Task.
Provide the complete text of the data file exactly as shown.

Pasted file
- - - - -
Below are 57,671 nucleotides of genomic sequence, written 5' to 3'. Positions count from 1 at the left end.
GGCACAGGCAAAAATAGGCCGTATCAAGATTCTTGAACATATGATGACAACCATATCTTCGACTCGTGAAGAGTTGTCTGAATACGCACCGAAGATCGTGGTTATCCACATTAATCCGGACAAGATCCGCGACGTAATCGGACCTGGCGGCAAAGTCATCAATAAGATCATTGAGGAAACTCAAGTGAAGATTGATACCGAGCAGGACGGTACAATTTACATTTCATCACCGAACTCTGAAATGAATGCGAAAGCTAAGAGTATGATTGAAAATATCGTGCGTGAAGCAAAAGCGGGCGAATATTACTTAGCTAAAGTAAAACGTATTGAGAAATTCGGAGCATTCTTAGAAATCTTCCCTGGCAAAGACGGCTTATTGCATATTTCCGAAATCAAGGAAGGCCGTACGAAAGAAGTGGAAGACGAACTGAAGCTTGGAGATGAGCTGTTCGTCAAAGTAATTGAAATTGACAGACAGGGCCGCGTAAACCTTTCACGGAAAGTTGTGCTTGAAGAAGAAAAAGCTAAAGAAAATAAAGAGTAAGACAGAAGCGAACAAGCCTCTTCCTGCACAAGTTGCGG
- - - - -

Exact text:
Below are 57,671 nucleotides of genomic sequence, written 5' to 3'. Positions count from 1 at the left end.
GGCACAGGCAAAAATAGGCCGTATCAAGATTCTTGAACATATGATGACAACCATATCTTCGACTCGTGAAGAGTTGTCTGAATACGCACCGAAGATCGTGGTTATCCACATTAATCCGGACAAGATCCGCGACGTAATCGGACCTGGCGGCAAAGTCATCAATAAGATCATTGAGGAAACTCAAGTGAAGATTGATACCGAGCAGGACGGTACAATTTACATTTCATCACCGAACTCTGAAATGAATGCGAAAGCTAAGAGTATGATTGAAAATATCGTGCGTGAAGCAAAAGCGGGCGAATATTACTTAGCTAAAGTAAAACGTATTGAGAAATTCGGAGCATTCTTAGAAATCTTCCCTGGCAAAGACGGCTTATTGCATATTTCCGAAATCAAGGAAGGCCGTACGAAAGAAGTGGAAGACGAACTGAAGCTTGGAGATGAGCTGTTCGTCAAAGTAATTGAAATTGACAGACAGGGCCGCGTAAACCTTTCACGGAAAGTTGTGCTTGAAGAAGAAAAAGCTAAAGAAAATAAAGAGTAAGACAGAAGCGAACAAGCCTCTTCCTGCACAAGTTGCGG